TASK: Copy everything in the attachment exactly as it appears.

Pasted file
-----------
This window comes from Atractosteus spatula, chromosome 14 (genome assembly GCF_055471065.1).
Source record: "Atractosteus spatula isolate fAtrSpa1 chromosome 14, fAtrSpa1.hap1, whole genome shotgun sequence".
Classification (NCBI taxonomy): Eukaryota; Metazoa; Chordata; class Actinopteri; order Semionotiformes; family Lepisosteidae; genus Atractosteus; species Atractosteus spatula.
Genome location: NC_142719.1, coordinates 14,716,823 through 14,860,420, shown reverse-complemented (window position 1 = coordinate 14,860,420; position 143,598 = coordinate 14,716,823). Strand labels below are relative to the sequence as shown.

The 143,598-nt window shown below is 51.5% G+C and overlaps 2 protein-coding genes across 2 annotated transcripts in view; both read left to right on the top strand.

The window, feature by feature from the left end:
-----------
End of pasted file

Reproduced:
This window comes from Atractosteus spatula, chromosome 14 (genome assembly GCF_055471065.1).
Source record: "Atractosteus spatula isolate fAtrSpa1 chromosome 14, fAtrSpa1.hap1, whole genome shotgun sequence".
Classification (NCBI taxonomy): Eukaryota; Metazoa; Chordata; class Actinopteri; order Semionotiformes; family Lepisosteidae; genus Atractosteus; species Atractosteus spatula.
Genome location: NC_142719.1, coordinates 14,716,823 through 14,860,420, shown reverse-complemented (window position 1 = coordinate 14,860,420; position 143,598 = coordinate 14,716,823). Strand labels below are relative to the sequence as shown.

The 143,598-nt window shown below is 51.5% G+C and overlaps 2 protein-coding genes across 2 annotated transcripts in view; both read left to right on the top strand.

The window, feature by feature from the left end: